On the one hand, what we wanted in 1990 was for Bill C-78 to introduce some flexibility with respect to Quebec's environmental assessment process.
On the other hand, Quebec's then minister of the environment, Liberal Pierre Paradis, asked that the legislation not duplicate the process because we had an environmental assessment process responsive to Quebec's initiatives, and we still do.
Following the letter, unfortunately,—and as usual it was a Liberal government in Quebec that realized this—the federal minister of the environment refused to amend the bill dealing with the environmental assessment process. Given the federal government's systematic refusal, Quebec's then minister of the environment even wrote a second letter.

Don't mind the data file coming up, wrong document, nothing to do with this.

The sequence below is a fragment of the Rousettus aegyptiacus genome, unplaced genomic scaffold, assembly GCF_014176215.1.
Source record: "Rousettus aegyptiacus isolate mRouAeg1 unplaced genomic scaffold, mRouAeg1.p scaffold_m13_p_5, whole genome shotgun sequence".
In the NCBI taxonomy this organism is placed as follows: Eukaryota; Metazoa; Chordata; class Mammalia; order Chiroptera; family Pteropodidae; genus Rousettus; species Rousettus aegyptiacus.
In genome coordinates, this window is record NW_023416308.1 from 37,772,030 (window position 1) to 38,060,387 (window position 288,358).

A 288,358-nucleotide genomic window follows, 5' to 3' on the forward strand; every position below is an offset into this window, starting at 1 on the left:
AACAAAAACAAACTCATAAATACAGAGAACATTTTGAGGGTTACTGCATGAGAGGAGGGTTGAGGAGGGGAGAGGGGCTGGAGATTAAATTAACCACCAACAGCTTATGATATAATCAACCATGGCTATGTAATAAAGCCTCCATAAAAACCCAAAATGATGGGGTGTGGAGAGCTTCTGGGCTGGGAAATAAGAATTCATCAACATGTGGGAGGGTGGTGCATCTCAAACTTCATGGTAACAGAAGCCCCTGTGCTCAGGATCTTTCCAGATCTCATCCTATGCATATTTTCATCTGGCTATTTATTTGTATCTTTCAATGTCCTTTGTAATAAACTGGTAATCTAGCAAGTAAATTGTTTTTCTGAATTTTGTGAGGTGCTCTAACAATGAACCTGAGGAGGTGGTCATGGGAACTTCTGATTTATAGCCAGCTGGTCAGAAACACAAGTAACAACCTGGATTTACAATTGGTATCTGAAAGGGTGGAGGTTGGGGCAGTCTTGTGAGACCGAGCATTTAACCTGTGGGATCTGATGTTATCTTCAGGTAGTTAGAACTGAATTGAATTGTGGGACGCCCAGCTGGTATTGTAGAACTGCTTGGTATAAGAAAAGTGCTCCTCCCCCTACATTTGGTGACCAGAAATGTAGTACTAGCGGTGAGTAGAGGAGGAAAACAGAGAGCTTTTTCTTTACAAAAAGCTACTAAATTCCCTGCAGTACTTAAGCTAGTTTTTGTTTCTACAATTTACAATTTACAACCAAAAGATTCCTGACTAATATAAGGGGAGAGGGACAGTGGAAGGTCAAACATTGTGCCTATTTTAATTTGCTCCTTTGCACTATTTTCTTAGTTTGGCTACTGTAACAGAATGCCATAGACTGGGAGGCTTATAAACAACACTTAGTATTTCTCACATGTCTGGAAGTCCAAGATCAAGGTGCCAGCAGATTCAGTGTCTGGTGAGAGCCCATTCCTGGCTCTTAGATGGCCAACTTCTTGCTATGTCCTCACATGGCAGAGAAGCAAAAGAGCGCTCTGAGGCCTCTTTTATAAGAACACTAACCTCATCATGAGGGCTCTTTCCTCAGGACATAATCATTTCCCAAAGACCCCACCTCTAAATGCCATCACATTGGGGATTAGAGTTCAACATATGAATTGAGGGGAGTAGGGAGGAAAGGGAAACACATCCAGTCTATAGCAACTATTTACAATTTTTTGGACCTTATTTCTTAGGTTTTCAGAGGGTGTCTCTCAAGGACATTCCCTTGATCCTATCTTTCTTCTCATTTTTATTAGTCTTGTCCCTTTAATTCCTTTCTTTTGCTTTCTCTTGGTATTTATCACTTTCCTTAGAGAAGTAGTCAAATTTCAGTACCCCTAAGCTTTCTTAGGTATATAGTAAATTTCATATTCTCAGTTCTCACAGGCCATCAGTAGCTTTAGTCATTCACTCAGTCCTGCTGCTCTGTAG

On December 17, 1990, the Quebec environment minister wrote a second letter to the same Canadian environment minister clearly demonstrating that the Canadian Environmental Assessment Act encroached on provincial jurisdictions. In this letter, of which I have a copy, the Quebec minister demonstrated this invasion into provincial jurisdiction and the negative impact of the Canadian legislation.
In spite of repeated requests, the Canadian government of the day did not seem to get the message. In May 1991, the government came back with essentially the same legislation, Bill C-13, the Canadian Environmental Assessment Act.
Because of the federal government's lack of understanding and recognizing that the Canadian environmental assessment bill was essentially an exact copy of the old one, Quebec's environment minister wrote a letter dated November 22, 1991. To whom was this letter addressed? To the Canadian environment minister, Mr. Jean Charest.